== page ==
Spaceship Earth is the Story of a Very Different Kind of Quarantine
The Biosphere 2 was a project in the early 1990s meant to replicate the Earth’s ecosystem within a contained sphere, in which, on the first mission, eight people spent two years living inside.
The idea of the Biosphere, which was built in the Arizona desert, was to study whether the idea could be replicated to human life settling on other planets, possibly in the aftermath of a nuclear war.
More than that, the Biosphere was a clear outgrowth of the Bay Area counterculture of the 1960s and ’70s. In a forerunner of the way the elite of Silicon Valley these days are always regulars at Burning Man, the project grew out of philanthropist Ed Bass and ecologist John P. Allen having met in the ’70s at Synergia Ranch, and the project itself often resembled a hippie commune. The project was called Biosphere 2 because the original Biosphere, they said, was the Earth.
However, the project soon ran into trouble, in terms of science, finances and public relations, and was eventually taken over by, of all people, future Trump adviser Steve Bannon. The biosphere, ultimately, did not lead to its lessons being used in space.
Spaceship Earth, a new documentary from NEON and director Matt Wolf, looks at the entire Biosphere 2 project, from its hippie roots to the complications raised once it was operational, to the eventual bitter boardroom disputes that emerged later on. The film focuses mostly on the Biosphere’s original mission, which ran from 1991 to ’93; Spaceship Earth is not to be confused with the giant dome at Epcot Center at Walt Disney World, which also goes by that name.
Wolf’s film is an eye-opening look at an ambitious project that may have fallen short, but still provided illuminating lessons about the earth, the environment, human relations, and the limits of utopian dreams. The mission took place around the time Bill Clinton assumed the presidency and it’s another example of the ’60s generation taking charge, and the mixed results that followed.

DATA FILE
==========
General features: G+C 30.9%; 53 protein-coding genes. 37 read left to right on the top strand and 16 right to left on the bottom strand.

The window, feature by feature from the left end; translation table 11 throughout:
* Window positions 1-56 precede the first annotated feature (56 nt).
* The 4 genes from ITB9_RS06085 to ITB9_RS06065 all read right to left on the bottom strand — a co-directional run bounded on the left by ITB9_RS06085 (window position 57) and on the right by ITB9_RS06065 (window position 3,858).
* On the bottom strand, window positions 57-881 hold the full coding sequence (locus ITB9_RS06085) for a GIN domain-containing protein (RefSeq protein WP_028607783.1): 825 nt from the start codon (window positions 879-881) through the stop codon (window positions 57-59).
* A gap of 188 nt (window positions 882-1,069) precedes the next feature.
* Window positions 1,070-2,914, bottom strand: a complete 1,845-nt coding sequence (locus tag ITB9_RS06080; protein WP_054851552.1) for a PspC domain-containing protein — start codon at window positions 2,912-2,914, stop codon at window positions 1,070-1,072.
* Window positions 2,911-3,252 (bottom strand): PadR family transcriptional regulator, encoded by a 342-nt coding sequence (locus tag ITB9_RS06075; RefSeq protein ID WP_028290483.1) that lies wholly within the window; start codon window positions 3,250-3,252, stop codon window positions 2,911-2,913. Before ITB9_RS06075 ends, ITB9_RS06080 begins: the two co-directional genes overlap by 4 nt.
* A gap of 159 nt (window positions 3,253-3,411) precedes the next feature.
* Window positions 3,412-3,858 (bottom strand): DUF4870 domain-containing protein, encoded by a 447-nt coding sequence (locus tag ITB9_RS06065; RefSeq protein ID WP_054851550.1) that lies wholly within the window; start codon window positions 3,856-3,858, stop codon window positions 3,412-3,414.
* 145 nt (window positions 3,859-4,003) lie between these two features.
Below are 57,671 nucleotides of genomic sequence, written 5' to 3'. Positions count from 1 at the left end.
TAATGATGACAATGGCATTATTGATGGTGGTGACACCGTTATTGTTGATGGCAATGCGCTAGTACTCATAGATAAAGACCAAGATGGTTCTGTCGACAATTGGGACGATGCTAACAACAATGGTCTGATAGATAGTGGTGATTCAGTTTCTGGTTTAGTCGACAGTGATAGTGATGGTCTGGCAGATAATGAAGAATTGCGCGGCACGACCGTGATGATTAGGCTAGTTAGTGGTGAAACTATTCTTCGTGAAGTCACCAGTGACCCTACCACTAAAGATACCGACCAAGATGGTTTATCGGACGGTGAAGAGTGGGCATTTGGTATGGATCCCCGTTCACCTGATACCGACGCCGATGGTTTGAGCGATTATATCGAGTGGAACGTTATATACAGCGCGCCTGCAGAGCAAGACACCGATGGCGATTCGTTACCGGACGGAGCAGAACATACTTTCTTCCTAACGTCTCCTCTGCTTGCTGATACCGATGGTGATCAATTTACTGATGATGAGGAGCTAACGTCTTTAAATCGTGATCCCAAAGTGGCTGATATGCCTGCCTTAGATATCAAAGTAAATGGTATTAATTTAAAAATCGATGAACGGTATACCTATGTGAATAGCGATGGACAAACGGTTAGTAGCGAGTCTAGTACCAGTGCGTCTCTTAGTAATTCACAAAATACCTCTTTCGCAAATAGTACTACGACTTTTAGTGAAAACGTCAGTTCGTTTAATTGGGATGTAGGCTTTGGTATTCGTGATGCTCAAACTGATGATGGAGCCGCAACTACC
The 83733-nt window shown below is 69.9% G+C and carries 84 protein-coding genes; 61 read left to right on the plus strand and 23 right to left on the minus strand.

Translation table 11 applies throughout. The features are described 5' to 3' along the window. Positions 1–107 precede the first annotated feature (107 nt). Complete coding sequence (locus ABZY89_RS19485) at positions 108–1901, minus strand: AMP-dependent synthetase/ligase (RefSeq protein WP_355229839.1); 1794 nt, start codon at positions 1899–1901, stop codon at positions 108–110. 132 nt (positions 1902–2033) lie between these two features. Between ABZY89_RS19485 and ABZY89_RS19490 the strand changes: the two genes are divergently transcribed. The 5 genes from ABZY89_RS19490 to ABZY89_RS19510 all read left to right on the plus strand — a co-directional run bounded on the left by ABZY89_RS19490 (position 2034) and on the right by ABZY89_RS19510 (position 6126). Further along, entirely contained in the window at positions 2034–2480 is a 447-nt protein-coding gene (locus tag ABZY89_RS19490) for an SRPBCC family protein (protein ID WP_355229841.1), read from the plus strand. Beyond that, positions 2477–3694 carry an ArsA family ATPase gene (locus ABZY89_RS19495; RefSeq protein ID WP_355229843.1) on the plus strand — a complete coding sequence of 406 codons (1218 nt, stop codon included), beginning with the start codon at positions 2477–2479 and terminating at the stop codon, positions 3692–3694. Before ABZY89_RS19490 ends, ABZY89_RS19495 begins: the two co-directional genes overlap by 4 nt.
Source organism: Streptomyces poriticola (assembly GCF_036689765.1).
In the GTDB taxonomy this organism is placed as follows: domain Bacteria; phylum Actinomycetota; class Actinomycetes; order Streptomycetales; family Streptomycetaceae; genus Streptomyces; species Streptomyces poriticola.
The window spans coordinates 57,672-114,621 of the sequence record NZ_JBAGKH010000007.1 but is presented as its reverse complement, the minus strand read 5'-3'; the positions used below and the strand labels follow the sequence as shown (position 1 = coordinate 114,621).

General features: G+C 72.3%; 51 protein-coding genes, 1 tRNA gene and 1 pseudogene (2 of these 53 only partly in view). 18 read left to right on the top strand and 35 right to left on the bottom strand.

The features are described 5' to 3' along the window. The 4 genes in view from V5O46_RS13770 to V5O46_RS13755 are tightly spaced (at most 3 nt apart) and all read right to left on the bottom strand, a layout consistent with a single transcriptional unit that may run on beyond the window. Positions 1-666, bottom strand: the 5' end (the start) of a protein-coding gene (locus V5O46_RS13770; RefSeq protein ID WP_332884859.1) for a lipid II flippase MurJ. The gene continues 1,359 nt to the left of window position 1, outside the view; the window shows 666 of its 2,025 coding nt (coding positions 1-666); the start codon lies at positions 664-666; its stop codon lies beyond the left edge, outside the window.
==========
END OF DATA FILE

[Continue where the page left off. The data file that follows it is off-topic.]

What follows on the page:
There’s plentiful use of vintage footage filmed inside the Biosphere itself, and the shots of the teams entering and exiting the complex are filmed remarkably similar to those of space shuttle launches, right down to the orange uniforms.
There’s also plenty of news footage, first focusing on the initial ambitions of the project, and later on the various minor scandals associated with it. A Biospherian who lost the tip of her finger was able to leave, and return with forbidden contraband, while there were separate controversies involving both the artificial siphoning out of Co2 and the siphoning in of oxygen. (Wolf, who also directed last year’s outstanding Recorder: The Marion Stokes Project, about a Philadelphia woman who recorded decades of TV news broadcasts, knows his way around news archives.)
By the end, the Biosphere was widely seen as a joke and boondoggle, and was even the basis of a lowbrow Pauly Shore comedy, Biodome, in 1996.
Most of the rest of Spaceship Earth consists of talking-head interviews with the Biospherians and others. Bannon, despite his usual penchant for never avoiding an opportunity to appear on camera, did not participate in the documentary, although one participant is moved almost to tears by the observation that Bannon’s involvement in the Biosphere means he almost certainly knows that climate change is real.
A January Sundance debut that’s arriving simultaneously on VOD and Hulu, Spaceship Earth is a timely arrival: It’s the story of a very different kind of quarantine, about a small group of people stuck together in a confined space for a long time.